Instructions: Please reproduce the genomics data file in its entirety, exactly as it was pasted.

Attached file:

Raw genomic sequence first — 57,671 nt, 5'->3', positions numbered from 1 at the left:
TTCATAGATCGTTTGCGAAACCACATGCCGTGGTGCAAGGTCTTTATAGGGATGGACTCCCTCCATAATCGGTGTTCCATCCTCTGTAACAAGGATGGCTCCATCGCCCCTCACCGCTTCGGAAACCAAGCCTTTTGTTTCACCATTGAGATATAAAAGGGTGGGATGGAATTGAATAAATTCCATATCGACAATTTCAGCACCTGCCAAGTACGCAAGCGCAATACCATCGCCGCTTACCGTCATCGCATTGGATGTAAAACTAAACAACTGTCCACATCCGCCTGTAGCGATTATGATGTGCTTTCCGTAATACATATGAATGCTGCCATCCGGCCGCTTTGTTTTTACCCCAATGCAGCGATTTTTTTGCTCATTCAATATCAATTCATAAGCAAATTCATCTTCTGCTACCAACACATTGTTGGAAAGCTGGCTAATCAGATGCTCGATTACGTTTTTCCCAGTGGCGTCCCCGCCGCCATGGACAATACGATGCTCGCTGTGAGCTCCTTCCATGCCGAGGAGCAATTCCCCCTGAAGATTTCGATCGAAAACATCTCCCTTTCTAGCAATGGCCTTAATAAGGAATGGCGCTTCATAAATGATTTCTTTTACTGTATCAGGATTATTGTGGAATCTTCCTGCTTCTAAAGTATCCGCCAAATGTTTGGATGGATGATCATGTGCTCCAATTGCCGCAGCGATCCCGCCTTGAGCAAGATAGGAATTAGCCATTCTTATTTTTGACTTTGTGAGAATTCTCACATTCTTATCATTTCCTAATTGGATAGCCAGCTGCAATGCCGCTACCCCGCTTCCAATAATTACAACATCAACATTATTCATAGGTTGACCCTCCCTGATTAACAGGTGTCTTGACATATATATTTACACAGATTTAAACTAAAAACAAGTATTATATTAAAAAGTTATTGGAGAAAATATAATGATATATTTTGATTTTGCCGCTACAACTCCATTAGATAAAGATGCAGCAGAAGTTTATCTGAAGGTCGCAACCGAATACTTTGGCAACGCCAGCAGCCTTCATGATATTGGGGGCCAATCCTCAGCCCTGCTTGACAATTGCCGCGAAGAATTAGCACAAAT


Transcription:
Raw genomic sequence first — 57,671 nt, 5'->3', positions numbered from 1 at the left:
TTCATAGATCGTTTGCGAAACCACATGCCGTGGTGCAAGGTCTTTATAGGGATGGACTCCCTCCATAATCGGTGTTCCATCCTCTGTAACAAGGATGGCTCCATCGCCCCTCACCGCTTCGGAAACCAAGCCTTTTGTTTCACCATTGAGATATAAAAGGGTGGGATGGAATTGAATAAATTCCATATCGACAATTTCAGCACCTGCCAAGTACGCAAGCGCAATACCATCGCCGCTTACCGTCATCGCATTGGATGTAAAACTAAACAACTGTCCACATCCGCCTGTAGCGATTATGATGTGCTTTCCGTAATACATATGAATGCTGCCATCCGGCCGCTTTGTTTTTACCCCAATGCAGCGATTTTTTTGCTCATTCAATATCAATTCATAAGCAAATTCATCTTCTGCTACCAACACATTGTTGGAAAGCTGGCTAATCAGATGCTCGATTACGTTTTTCCCAGTGGCGTCCCCGCCGCCATGGACAATACGATGCTCGCTGTGAGCTCCTTCCATGCCGAGGAGCAATTCCCCCTGAAGATTTCGATCGAAAACATCTCCCTTTCTAGCAATGGCCTTAATAAGGAATGGCGCTTCATAAATGATTTCTTTTACTGTATCAGGATTATTGTGGAATCTTCCTGCTTCTAAAGTATCCGCCAAATGTTTGGATGGATGATCATGTGCTCCAATTGCCGCAGCGATCCCGCCTTGAGCAAGATAGGAATTAGCCATTCTTATTTTTGACTTTGTGAGAATTCTCACATTCTTATCATTTCCTAATTGGATAGCCAGCTGCAATGCCGCTACCCCGCTTCCAATAATTACAACATCAACATTATTCATAGGTTGACCCTCCCTGATTAACAGGTGTCTTGACATATATATTTACACAGATTTAAACTAAAAACAAGTATTATATTAAAAAGTTATTGGAGAAAATATAATGATATATTTTGATTTTGCCGCTACAACTCCATTAGATAAAGATGCAGCAGAAGTTTATCTGAAGGTCGCAACCGAATACTTTGGCAACGCCAGCAGCCTTCATGATATTGGGGGCCAATCCTCAGCCCTGCTTGACAATTGCCGCGAAGAATTAGCACAAAT